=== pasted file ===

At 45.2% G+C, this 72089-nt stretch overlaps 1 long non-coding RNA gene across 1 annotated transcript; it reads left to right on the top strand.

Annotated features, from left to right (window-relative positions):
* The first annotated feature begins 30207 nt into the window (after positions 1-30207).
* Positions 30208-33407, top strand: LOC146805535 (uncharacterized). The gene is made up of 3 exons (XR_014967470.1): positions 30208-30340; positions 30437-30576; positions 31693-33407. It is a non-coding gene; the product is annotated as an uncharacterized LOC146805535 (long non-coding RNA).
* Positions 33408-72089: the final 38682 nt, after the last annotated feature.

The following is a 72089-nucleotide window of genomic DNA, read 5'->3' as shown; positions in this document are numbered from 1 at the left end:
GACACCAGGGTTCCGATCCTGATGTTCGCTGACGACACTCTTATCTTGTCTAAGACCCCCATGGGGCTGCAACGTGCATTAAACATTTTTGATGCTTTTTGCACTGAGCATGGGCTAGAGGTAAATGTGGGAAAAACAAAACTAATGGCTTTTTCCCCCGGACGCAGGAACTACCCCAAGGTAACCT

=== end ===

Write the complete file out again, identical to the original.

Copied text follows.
At 45.2% G+C, this 72089-nt stretch overlaps 1 long non-coding RNA gene across 1 annotated transcript; it reads left to right on the top strand.

Annotated features, from left to right (window-relative positions):
* The first annotated feature begins 30207 nt into the window (after positions 1-30207).
* Positions 30208-33407, top strand: LOC146805535 (uncharacterized). The gene is made up of 3 exons (XR_014967470.1): positions 30208-30340; positions 30437-30576; positions 31693-33407. It is a non-coding gene; the product is annotated as an uncharacterized LOC146805535 (long non-coding RNA).
* Positions 33408-72089: the final 38682 nt, after the last annotated feature.

The following is a 72089-nucleotide window of genomic DNA, read 5'->3' as shown; positions in this document are numbered from 1 at the left end:
GACACCAGGGTTCCGATCCTGATGTTCGCTGACGACACTCTTATCTTGTCTAAGACCCCCATGGGGCTGCAACGTGCATTAAACATTTTTGATGCTTTTTGCACTGAGCATGGGCTAGAGGTAAATGTGGGAAAAACAAAACTAATGGCTTTTTCCCCCGGACGCAGGAACTACCCCAAGGTAACCT